We will examine two different approaches to improvement. The two approaches can, and should be used together.

  1. Focused Training: Isolate an aspect and focus on improving it.
  2. Cross-Training: Identify the stronger aspects and use those as tools to improve the weaker aspects.

Focused training is good, and we will deal with that first, but cross-training is the most important way you can train, and we will cover that momentarily.

Focused Training
In focused training, we isolate an aspect of play and work diligently to improve it. Usually, this means looking deeper into that aspect to find the specific component where the weakness is, and training that. 

Let's say your self-evaluation score on athleticism is low. But "athleticism" is too broad to train for improvement. Training to be more athletic is like studying to be smarter. The categories are too broad and without refinement, failure is likely. So you identify which parts of your athleticism are wanting: strength, size, speed, quickness, direction change, coordination, flexibility, balance, or stamina. Each of these is specific enough to improve. For each part of each aspect, we give some general ideas for improvement. These are not exhaustive, but provide a reasonable outline for a training course to improvement, and given these examples, it's usually possible to find other means of focused training to improve that aspect.
  • Strength: Strength training can be done on-court or off-court. On-court, you can wear a weight vest, preferably a light one. You also might weight the racket or wear ankle or wrist weights, but we recommend against that as this can lead to injury, but some players have had success that way. However, off-court, any of these will work. You can wear a (possibly heavier) weight vest at work and train your strength throughout the day. Wear ankle or wrist weights on your evening stroll. Even one pound "knuckle weights" will make your walk more challenging. You can workout in the weight room if that suits you. And if you want to reach your maximum potential of athleticism, you'll have to. However, you should be aware that few weightlifters or bodybuilders end up as good racket sports players. They tend to build bulk that gets in the way of their own movement. The body's muscles are largely divided into fast twitch and slow twitch muscles. The slow twitch muscle groups tend to be larger, and so these are the ones "physique athletes" usually try to build. Racket sports rely much more on the smaller fast twitch muscles. Big muscles often just get in the way, and so racket sports athletes tend to do best in the weight room when they introduce "balance challenges" into the exercise. Here, for example, is a photo of Chinese table tennis team player Liu Guiliang doing dumbbell raises while standing on physio-balloons to challenge his balance in the lift. The balance challenge makes the exercise more difficult. As a consequence, he can use smaller weights which reduces the risk of injury. In addition, the balance challenge engages the fast twitch muscles from the balls of his feet up to his wrists. This kind of strength training is one of the tools that got Liu Guiliang into the world's top 4 in his sport.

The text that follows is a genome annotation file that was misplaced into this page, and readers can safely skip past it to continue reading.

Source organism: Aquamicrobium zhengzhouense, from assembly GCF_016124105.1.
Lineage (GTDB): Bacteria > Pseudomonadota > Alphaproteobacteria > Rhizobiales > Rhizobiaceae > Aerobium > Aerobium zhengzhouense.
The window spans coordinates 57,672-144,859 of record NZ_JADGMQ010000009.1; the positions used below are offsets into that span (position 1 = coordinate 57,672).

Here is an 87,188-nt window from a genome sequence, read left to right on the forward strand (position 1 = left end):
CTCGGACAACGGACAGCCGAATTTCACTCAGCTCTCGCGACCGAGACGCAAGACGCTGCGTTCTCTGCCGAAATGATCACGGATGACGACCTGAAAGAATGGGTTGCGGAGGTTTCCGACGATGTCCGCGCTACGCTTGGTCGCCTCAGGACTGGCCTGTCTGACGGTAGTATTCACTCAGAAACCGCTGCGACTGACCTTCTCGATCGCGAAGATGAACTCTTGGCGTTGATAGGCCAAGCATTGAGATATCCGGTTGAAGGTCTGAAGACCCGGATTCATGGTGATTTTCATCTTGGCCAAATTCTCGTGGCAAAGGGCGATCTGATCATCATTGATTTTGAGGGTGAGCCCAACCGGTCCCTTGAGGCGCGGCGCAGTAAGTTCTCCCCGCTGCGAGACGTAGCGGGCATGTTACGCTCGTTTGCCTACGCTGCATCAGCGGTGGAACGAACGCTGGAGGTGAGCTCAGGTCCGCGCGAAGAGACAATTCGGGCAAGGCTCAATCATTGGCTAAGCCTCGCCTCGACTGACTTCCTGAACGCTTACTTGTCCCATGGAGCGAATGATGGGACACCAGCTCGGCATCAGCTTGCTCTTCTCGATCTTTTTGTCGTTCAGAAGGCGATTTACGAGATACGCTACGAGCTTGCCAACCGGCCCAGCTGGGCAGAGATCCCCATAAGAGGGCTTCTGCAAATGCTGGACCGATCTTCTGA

Bosu Balls are also excellent for engaging the fast twitch muscles, and can be substituted for the balance balloons Liu is using in the photo. The Bosu Ball is like half of a physioball. It can be turned so that either the flat side or the round side is down. Round side down tends to be more challenging. For most racket sports strength training, round side up works fine, but if you want the extra challenge, turn the round side down and balance on the flat side. Some athletes actually use a physio ball (full-round ball) in this way. For instance, they step on the physio ball with a weight bar and do curls or even squats. This is quite dangerous, and we don't recommend it, even if you see others in the gym trying it out. There are lots of ways to use a physio ball as a balance challenge for weightlifting: sitting on it is okay. Standing on it is not smart.